what defines a website

What Defines a Website?

what defines a websiteWhat is a website? Where does one website end and another begin? These questions about what defines a website are basic and may seem inconsequential to some people, but I have observed that the answer has a major impact on website usability and performance management. I have seen countless times in my career that the inability to define a website leads to organizational confusion, poorly conceived web strategies, en-user frustration, and lack luster performance against business goals.

Consistency Across Four Elements

A website is a group of web pages, content, tools, and features with a consistent experience across the whole of it. What defines a given website is its consistency in four areas: 1) domain (or sub-domain) 2) Site ID or Logo 3) Menu or main navigation and 4) the design, style, look, and feel. These four areas serves as a quadruple redundancy to help users know what site they are on, a foundational element in web usability. Without knowing what site they are on, users get uncomfortable and confused about what they can accomplish and how they can navigate to where they want to go.

This doesn’t mean that sites can’t share design elements and it certainly doesn’t preclude sub-branding. In fact, well designed sites can maintain the integrity of what is a website, per the definition above, while at the same time sharing interaction elements and design styles to communicate familiarity and consistency across a family of websites when that is desired.  And in fact, by adhering to the definitions of a website, families of websites get the best of both worlds: clean boundaries, usable interfaces, and the comfort and assurance that comes from an umbrella brand and style.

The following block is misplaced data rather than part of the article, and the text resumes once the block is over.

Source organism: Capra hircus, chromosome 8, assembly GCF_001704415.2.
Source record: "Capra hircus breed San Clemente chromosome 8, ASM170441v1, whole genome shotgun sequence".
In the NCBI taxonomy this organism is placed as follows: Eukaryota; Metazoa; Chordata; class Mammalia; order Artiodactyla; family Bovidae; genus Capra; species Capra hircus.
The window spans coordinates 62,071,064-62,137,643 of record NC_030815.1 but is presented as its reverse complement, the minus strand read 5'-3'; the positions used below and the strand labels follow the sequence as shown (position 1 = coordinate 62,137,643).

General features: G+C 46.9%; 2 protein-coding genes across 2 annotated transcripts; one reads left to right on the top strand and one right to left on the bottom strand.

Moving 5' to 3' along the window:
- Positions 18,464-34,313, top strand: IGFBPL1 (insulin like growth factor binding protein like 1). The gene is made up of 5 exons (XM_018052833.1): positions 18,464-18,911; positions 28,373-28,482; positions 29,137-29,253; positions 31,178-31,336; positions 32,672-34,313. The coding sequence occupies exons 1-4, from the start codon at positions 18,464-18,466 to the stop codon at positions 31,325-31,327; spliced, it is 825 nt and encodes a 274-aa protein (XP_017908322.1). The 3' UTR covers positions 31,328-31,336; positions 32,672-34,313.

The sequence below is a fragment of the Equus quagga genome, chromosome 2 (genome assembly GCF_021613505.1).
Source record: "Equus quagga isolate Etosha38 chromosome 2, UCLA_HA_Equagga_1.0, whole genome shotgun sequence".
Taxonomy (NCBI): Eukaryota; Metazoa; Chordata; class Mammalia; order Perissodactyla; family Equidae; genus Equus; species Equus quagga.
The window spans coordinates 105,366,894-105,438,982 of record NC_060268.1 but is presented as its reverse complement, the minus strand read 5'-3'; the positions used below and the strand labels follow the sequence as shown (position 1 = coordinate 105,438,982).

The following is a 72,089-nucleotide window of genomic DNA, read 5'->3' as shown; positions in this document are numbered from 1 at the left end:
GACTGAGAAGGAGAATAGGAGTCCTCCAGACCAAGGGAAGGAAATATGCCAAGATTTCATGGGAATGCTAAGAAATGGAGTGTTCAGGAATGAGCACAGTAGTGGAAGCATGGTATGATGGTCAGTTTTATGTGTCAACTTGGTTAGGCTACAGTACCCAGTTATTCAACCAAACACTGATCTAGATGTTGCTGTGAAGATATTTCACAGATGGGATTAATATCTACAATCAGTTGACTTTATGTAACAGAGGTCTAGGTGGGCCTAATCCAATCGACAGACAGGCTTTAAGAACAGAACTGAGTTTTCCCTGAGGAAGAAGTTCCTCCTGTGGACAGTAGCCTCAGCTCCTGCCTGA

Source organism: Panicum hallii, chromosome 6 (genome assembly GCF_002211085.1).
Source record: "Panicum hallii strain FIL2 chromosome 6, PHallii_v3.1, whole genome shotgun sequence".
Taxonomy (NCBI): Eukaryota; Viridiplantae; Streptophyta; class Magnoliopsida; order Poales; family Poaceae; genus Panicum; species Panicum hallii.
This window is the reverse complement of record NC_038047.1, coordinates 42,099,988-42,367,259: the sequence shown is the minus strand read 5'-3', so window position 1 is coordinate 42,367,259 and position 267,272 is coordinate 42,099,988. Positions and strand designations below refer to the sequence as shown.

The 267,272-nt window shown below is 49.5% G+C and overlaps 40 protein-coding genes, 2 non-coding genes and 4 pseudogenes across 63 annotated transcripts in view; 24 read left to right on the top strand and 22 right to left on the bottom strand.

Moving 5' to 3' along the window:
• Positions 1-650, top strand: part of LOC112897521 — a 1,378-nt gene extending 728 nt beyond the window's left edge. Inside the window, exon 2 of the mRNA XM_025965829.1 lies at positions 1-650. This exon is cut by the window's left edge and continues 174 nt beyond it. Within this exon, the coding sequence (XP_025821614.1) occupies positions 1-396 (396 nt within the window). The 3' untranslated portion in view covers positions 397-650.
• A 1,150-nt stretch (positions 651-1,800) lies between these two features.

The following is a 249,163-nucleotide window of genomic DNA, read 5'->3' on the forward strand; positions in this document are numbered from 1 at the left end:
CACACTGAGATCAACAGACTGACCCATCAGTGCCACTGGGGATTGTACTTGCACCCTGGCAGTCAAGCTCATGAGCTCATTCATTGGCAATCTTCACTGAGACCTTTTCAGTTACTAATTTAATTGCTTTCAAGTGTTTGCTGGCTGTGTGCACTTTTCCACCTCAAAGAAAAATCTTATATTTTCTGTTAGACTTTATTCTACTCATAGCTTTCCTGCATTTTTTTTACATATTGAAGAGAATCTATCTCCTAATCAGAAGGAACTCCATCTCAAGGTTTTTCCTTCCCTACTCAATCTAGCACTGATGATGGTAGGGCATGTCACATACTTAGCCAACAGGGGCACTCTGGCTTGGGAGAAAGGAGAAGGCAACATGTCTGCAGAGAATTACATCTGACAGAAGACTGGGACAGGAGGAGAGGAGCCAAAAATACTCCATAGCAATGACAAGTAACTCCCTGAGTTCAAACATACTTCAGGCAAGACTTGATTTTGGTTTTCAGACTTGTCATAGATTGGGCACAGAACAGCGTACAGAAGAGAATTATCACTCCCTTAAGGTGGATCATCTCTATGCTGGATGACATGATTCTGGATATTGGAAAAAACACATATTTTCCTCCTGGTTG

An Example of Well-Defined Websites


seminary and institute follow website definitionsThese principles of what defines a website are perhaps best illustrated through an example. I am no longer, but at one time I was, the product manager of the two websites: the LDS Seminary website and the LDS Institute website.

  • Domain or sub-domain: The Seminary site is located at seminary.lds.org while the Institute site is located at institute.lds.org. These sites are similar in that they are both websites for programs of religious education for young people in the LDS Church. But the programs and assoc
    iated website have two different audiences: Seminary is for high schoolers, roughly aged 14 to 17, while Institute is for young adults aged 18 to 30. All Seminary program and related content and features is located on the seminary.lds.org sub-domain and Institute stuff is, of course, on the institute.lds.org sub-domain.
  • Site ID or Logo: Every site needs a unique site ID or logo. Using the same site ID on two or more different websites is sure to confuse users. Site IDs tell website visitors at a quick glance where they are and how to return to home, or the highest hierarchical page on the site. With the Seminary and Institute sites, each has a unique site ID. Both also share the site ID with the LDS Church logo. This is an efficient and effective way of communicating that both sites are sub-domains of LDS.org, yet they each have their own unique identity as well. They are children sites in the LDS.org family.
  • Main menu: The website menu is a road map to the content, tools, and features on the site. Since the content in each website is unique, every website should have a unique menu, structured to help visitors find content quickly and easily. In the case of the Seminary and Institute sites, each has its own distinct menu options.
  • Design, style, look, and feel: The last element of a unique website is the design or styles. The Seminary and Institute sites’ main differentiation is there color: Seminary = Green and Institute = Blue. Besides that, the sites share most styles and interaction elements, and that’s okay. Again, they are sister websites, and that is also communicated through the design.
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